Research in 1970 vaulted Becán to prominence on the landscape of great Maya centers. Mapping, excavation, and ceramic stratigraphy revealed that its enigmatic earthwork, first recorded archaeologically in 1934, was a fortification built at the end of the Preclassic period. Large-scale warfare thus unexpectedly turned out to have very deep roots in the Maya lowlands. The site's wider implications remained obscure, however, in the absence of dates and other inscriptions. The ever-increasing dependence on historical and iconographic information in our narratives, along with the invisibility of its Preclassic buildings and plazas, unfortunately marginalized Becán. Some colleagues even claimed that we have misinterpreted both the nature of the earthworks (not fortifications) and their dating (not Preclassic). We rehabilitate Becán by dispelling these claims and by showing that standard archaeological evidence, contextualized in what we know today, has much to say about Becán's role in lowland culture history. We identify intervals of crisis when the earthwork remained useful long after it was originally built, especially during the great hegemonic struggles of the Snake and Tikal dynasties, and introduce new ceramic and lithic data about Becán's settlement history and political entanglements. Our most important message is that inscriptions and iconography, for all their dramatic chronological detail and historical agency, must always be complemented by standard fieldwork.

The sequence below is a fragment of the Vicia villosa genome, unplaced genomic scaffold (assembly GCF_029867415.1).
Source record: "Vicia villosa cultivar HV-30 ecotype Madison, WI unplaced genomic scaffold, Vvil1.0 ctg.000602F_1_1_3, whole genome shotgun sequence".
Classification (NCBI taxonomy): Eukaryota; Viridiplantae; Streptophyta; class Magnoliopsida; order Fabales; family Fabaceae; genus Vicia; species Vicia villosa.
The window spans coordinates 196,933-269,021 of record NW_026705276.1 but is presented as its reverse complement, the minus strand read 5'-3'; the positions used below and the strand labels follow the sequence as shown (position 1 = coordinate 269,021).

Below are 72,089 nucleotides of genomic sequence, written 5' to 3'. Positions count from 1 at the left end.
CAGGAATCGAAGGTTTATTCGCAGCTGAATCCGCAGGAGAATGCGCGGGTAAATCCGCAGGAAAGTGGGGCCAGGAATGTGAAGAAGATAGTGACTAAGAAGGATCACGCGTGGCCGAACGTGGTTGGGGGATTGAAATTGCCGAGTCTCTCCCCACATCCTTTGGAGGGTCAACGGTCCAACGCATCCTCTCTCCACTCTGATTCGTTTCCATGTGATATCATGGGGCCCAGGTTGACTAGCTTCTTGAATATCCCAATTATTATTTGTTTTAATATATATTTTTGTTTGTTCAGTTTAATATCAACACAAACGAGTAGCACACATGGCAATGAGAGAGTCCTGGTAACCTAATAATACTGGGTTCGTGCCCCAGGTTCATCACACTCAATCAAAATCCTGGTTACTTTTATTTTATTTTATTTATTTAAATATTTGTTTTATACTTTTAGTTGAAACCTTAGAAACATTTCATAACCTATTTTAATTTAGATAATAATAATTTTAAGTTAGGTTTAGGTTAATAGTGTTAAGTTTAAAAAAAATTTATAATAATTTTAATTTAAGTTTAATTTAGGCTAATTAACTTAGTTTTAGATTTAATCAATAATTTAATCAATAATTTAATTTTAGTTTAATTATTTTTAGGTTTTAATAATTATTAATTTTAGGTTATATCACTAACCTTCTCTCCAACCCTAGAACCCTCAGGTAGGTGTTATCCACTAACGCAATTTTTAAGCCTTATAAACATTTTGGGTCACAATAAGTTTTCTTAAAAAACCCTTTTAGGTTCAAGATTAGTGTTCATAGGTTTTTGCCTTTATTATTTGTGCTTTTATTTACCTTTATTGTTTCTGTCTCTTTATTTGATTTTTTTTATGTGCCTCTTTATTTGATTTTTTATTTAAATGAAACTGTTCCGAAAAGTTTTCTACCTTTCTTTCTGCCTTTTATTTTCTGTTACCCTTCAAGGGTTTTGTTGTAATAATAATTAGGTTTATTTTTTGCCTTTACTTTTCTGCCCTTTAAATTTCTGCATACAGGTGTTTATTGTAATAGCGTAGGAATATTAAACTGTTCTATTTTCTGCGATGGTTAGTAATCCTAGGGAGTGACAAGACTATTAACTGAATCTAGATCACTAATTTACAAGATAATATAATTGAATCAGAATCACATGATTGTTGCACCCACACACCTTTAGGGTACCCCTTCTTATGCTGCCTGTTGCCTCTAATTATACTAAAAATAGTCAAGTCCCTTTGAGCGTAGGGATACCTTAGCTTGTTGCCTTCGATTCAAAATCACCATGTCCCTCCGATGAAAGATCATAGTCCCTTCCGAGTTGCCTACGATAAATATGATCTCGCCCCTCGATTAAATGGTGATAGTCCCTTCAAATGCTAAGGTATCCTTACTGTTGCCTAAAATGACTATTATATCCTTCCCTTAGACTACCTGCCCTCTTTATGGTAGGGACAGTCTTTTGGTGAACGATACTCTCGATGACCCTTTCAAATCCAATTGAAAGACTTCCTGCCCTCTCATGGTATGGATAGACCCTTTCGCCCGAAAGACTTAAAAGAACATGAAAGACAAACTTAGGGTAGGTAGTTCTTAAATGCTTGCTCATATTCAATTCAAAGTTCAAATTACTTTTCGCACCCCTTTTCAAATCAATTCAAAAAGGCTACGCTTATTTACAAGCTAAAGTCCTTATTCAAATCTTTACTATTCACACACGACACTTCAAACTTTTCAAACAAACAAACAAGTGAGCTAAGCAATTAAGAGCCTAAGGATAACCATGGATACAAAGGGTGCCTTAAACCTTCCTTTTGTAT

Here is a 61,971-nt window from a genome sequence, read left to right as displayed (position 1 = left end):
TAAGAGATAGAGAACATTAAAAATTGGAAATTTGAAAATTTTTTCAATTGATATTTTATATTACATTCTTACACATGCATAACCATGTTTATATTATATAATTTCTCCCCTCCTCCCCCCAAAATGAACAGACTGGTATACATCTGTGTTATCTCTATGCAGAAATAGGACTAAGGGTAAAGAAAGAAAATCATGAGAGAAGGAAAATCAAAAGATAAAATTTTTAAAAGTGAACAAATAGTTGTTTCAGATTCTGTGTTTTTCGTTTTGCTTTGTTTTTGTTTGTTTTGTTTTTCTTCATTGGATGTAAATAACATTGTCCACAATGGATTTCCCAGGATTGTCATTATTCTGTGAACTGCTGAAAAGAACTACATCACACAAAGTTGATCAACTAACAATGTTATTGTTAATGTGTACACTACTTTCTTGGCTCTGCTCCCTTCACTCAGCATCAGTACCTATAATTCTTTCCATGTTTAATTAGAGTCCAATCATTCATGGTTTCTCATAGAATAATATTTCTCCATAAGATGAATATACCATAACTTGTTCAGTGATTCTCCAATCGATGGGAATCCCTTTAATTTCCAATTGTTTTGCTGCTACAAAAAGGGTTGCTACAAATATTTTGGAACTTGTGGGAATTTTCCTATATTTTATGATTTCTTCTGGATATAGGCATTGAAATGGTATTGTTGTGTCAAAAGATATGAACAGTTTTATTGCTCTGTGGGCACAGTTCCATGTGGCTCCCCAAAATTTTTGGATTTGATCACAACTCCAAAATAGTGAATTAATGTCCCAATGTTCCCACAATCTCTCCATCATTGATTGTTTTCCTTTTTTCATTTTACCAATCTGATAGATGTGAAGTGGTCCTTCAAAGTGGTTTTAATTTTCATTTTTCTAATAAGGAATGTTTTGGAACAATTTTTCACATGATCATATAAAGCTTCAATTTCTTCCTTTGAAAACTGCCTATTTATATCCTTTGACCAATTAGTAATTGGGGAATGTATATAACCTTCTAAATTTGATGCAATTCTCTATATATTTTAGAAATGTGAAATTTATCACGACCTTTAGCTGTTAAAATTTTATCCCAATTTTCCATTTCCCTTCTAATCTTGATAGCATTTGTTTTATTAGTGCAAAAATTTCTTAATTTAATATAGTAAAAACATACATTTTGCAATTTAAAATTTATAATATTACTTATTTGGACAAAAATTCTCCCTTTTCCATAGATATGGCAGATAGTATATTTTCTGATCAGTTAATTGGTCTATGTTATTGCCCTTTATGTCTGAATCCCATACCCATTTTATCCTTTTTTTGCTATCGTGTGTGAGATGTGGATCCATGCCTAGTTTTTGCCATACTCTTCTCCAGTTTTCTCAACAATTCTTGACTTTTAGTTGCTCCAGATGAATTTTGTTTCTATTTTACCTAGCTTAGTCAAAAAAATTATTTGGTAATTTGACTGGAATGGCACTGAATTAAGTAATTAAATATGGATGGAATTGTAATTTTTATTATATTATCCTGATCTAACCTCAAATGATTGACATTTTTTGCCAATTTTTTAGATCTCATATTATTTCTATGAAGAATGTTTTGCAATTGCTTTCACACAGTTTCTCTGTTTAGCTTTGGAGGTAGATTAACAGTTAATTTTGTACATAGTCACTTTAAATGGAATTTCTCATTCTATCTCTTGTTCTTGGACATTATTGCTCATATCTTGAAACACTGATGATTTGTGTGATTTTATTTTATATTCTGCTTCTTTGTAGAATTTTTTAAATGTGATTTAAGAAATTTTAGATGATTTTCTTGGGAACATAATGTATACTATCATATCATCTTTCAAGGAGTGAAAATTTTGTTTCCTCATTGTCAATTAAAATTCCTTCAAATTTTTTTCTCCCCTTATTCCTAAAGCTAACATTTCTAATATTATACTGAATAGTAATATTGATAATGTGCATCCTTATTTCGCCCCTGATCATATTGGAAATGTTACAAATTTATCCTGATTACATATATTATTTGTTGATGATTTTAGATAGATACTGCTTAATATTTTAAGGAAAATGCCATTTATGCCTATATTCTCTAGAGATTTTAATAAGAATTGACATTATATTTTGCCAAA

, E. Cory Sills
Ancient Mesoamerica pp 1-23;